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Pro-Choice Running Mate A Possibility, Dole Says

In a direct slap to anti-abortion conservatives, Bob Dole said Monday he won’t rule out a pro-choice running mate.

“That may distress some people, but I am the nominee,” Dole said on NBC’s “Today” show.

Dole’s suggestion that he might pick someone who favors abortion rights touched off a furor among GOP conservatives and a new buzz that he was flirting with tapping New Jersey Gov. Christie Whitman.

Whitman is pro-choice. Last week, Dole adviser Sen. Alfonse D’Amato, R-N.Y., said picking Whitman or another pro-choice woman would put action behind Dole’s talk of tolerance.

When asked about Whitman’s prospects, Dole said he was “looking at a number of outstanding Republicans.” When pressed further on Whitman, he replied: “More on that later.”

In an earlier TV appearance on “Live With Regis & Kathie Lee,” Dole called the New Jersey governor “fantastic.”

On NBC, he said he would hope his running mate supported a ban on late-term abortions. Whitman does not - she supported President Clinton’s veto of the ban.

Still, Dole spoke of the “need to win the election” and seemed to suggest that a pro-choice running mate would help.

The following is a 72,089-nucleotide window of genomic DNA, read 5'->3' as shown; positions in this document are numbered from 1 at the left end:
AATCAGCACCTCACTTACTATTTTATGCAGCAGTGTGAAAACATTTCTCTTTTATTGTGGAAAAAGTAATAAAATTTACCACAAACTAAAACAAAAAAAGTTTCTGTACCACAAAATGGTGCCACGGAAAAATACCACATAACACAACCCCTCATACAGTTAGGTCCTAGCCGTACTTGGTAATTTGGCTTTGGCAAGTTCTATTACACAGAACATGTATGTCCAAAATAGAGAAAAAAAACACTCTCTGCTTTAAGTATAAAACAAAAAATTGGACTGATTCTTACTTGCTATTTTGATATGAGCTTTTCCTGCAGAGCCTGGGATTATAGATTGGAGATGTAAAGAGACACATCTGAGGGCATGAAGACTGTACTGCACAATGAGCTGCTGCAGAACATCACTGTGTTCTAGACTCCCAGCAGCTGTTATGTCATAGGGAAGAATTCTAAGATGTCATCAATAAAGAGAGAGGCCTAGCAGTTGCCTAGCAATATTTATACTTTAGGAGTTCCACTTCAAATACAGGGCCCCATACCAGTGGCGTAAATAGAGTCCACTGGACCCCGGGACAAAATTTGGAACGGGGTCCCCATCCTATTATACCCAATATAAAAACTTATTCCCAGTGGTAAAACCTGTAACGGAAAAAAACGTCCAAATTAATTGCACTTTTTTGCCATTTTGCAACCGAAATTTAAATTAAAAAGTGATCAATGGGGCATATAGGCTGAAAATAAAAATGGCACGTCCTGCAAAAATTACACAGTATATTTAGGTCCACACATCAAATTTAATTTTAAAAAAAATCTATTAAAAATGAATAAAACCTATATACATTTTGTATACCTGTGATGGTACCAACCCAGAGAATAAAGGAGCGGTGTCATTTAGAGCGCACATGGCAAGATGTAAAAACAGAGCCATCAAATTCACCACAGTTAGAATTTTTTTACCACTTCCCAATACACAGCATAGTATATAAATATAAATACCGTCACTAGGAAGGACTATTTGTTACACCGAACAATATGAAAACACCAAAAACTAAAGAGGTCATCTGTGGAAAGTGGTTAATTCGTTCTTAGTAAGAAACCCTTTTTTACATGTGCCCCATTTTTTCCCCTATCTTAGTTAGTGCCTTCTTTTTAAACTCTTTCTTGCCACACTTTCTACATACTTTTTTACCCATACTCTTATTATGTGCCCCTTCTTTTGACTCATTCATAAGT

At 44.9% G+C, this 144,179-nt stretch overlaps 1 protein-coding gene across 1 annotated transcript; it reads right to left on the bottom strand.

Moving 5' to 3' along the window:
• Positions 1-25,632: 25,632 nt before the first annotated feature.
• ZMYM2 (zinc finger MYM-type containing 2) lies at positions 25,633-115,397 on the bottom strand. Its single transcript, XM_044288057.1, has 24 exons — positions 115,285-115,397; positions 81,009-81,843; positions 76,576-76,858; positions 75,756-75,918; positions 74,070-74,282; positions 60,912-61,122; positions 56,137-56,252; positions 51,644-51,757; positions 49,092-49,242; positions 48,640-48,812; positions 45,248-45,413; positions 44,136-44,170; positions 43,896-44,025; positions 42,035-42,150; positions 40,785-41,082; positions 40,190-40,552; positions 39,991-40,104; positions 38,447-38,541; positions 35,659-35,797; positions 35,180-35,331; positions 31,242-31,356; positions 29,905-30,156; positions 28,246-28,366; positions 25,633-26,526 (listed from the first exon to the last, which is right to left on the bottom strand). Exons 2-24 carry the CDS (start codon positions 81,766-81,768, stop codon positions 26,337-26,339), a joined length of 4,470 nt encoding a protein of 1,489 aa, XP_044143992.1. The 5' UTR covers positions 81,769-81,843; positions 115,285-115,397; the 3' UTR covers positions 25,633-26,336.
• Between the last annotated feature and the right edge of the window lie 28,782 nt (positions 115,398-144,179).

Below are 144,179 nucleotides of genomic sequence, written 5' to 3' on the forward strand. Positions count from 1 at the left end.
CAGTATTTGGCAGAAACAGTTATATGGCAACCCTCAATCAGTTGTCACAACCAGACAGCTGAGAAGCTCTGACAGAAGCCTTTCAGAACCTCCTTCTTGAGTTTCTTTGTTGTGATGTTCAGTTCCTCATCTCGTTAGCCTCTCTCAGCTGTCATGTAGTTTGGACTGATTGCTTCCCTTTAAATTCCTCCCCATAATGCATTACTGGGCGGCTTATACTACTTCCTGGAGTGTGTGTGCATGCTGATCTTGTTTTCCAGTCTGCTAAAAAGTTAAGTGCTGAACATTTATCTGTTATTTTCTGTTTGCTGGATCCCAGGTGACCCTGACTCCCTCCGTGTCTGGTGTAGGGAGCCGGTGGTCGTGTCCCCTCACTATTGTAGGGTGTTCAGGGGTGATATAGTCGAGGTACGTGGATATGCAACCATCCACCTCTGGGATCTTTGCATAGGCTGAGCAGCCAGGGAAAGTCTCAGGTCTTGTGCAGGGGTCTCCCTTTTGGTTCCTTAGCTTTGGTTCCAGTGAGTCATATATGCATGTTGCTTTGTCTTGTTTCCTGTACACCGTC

Conservatives were floored.

“It’s almost like he’s picking a fight with us,” said Brad Keena of the Free Congress Foundation.

For months, Dole has said his vice-presidential pick doesn’t have to oppose abortion, but that was seen partly as an overture to Colin Powell. Although the retired general seems to have slammed the door on a run, Dole is still going out of his way to say he’s open to a pro-choice running mate.

About a quarter of the delegates to the San Diego convention have vowed to walk out over a pro-choice running mate, Keena said.

Dole’s actions have seemed aimed at walking a difficult tightrope - convincing moderate voters that he is not in thrall to party conservatives while still keeping the party’s conservative positions sufficiently intact to avoid alienating core Republican voters.

“What I want to do is reach out to people,” Dole said. “The Republican Party, it is and should be, an inclusive party.”

Ann Stone, head of Republicans for Choice, said Dole’s remarks were “music to my ears.” She said Dole’s comments would go a long way toward quelling the biggest fear among moderate Republicans - that the former Kansas senator would be perceived as a “tool of extremists” in Congress.